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Prototype storage


#1

If you make a prototype of a design, what do you ultimately do with it after final production?

It seems like it should be kept along with associated drawings and notes, although in a separate storage place, using a system of identification to match notes and drawings with the prototype for easy retrieval in the future.

That is a good plan but I barely have enough storage space for documents, let alone the 3 dimensional objects.

If you save them, how do you store them?


#2

I appreciate this question and expect I’ll learn something great from all of you! People tell me I’m organized but I feel anything but. I spend a lot of time frustrated that I’m not better organized, just never have any extra time.

Most of my work is one of a kind. But I do have several pieces that compromise a line, those I saved the original prototypes. I keep them in job envelopes in a box (very fancy I know!), I write the name or description on the front of the envelope and any tricky details involved in making it on the back, as well as pricing notes. Also note if there is a rubber mold and its number.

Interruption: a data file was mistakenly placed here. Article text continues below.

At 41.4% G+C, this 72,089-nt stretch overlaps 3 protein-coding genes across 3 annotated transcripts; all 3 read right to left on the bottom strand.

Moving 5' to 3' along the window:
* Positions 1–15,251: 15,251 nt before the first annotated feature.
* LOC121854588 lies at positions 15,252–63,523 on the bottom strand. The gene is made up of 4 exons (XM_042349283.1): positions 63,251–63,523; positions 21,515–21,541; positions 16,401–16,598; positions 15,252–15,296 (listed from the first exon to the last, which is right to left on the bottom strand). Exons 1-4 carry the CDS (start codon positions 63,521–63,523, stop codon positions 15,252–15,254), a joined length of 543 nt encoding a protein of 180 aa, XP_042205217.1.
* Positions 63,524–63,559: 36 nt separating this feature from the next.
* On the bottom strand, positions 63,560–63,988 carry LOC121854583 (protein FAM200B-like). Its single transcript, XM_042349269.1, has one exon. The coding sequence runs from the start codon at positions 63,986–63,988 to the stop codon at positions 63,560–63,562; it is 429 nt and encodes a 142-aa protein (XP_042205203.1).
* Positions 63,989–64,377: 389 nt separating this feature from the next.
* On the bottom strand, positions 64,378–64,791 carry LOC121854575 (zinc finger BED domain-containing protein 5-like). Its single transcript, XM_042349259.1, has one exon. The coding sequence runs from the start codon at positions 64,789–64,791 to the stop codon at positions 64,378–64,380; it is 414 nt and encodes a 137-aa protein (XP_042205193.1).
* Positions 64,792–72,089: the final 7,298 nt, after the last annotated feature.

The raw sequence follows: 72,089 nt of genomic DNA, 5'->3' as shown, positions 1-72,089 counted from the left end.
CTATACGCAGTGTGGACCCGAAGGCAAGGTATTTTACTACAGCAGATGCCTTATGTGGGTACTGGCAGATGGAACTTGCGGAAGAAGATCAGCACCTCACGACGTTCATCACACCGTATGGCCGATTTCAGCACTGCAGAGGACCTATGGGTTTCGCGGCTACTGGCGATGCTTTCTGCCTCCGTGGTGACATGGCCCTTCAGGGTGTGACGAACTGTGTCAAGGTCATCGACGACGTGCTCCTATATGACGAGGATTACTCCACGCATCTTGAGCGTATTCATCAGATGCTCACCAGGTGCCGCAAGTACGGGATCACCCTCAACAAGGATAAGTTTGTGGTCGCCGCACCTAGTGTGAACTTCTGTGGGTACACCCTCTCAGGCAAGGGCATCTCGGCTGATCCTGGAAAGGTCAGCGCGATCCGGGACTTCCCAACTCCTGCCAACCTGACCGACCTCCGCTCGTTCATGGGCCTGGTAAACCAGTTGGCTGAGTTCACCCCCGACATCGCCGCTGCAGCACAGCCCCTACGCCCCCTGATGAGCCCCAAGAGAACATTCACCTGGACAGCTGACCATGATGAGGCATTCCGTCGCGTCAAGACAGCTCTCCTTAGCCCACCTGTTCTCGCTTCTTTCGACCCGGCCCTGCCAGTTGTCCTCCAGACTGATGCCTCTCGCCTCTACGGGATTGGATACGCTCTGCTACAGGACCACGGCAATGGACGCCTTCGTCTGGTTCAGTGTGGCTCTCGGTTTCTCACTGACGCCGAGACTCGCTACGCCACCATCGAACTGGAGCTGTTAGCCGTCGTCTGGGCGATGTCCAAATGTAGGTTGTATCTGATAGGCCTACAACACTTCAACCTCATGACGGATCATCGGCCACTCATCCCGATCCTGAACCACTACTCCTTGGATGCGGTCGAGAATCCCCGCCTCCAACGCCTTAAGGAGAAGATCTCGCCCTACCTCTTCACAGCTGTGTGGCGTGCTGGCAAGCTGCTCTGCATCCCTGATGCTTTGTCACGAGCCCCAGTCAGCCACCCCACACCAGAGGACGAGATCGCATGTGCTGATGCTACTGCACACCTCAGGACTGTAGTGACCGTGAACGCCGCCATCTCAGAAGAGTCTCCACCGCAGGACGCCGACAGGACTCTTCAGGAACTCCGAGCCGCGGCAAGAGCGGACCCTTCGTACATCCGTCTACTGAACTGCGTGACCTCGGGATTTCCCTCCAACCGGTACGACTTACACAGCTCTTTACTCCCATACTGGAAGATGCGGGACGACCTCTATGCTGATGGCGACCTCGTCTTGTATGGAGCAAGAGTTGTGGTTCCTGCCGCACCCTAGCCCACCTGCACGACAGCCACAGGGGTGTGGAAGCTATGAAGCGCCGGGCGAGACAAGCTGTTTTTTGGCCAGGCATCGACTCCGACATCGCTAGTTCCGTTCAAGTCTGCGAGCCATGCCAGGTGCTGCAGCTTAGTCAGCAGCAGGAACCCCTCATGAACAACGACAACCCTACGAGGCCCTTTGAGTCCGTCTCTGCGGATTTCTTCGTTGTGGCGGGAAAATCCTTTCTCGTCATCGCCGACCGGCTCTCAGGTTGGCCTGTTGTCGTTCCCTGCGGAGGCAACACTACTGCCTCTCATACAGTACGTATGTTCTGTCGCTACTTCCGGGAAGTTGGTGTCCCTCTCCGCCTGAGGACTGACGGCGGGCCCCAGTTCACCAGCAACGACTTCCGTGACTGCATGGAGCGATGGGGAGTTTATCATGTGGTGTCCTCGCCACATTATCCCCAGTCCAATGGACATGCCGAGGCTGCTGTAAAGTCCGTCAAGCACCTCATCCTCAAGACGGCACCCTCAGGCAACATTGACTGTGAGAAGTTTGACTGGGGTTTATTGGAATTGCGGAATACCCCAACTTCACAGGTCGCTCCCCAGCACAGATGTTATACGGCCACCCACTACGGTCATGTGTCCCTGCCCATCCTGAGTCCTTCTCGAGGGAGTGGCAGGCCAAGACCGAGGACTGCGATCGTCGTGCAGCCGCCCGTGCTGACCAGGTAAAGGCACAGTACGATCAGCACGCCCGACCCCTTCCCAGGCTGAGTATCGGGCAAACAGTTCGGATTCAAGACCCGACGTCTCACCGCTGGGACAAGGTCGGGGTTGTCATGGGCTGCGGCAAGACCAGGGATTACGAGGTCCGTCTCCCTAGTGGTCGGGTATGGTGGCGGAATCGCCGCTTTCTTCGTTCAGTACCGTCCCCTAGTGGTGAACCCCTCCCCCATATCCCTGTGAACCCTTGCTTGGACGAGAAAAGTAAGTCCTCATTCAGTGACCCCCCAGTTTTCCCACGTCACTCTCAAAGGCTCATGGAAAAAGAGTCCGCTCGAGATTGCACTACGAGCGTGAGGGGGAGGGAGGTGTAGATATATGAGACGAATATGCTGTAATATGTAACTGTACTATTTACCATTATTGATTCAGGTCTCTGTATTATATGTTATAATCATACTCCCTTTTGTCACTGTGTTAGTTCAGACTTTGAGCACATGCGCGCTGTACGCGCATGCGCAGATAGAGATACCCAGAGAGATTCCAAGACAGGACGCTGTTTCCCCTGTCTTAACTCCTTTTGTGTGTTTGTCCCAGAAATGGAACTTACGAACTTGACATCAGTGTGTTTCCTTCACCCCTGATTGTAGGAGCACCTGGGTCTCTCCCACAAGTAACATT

#3

@mpandfamily

You posted a photo recently of your bench setup, and it’s obvious you are organized.

Are you saying that everything (except the rubber mold) is stored with the prototype? I’m specifically thinking about drawings with notes about dimensions, gauges, weights.

Thank you for your response. You’ve made me think about how much I am keeping: sketch book, filing cabinet, computer and prototype.


#4

Well, just so you know, I cleaned that bench before the photo. I’m usually working on several things at once. So it’s usually fairly cluttered. My wife was just in my shop a few minutes ago and couldn’t find a place to put something down. Ugh!

The sketches I don’t really ever refer to again once the prototype is made. I save them but have so many after 38 years of work that I’d have to search through many hundreds in a banker box to find it. I used to organize them by job number or put them in a special sketch book but found that I so seldom go back that I could skip that. I do make any needed sketches on the job envelope.

The prototype molds I keep separate from any other molds, on a shelf with a number on the mold front and a sketch on the top. I note wax injection pressures on the mold if needed. I’d note that I did have several important molds stolen by an employee years back, so it’s a good idea to keep them locked up.

The photos I store on a computer. Although I am terrible at stopping work to take the time to photograph it.

The notes for making on the envelope are things like tubing diameter and wall thickness, even how I coiled the tubing and the final inside diameter of the coil. Just so I remember how I made the components. Like that.


#5

For me, I keep my masters in a fire safe in job envelopes so they can be labeled. The rubber molds are with my rubber molds and all of my notes for each item are in a file folder with any other random info. Those folders are in a drawer of my fire safe close to the masters.

Gerald A. Livings
Livingston Jewelers


http://www.ganoksin.com/benchtube/users/GeraldLivings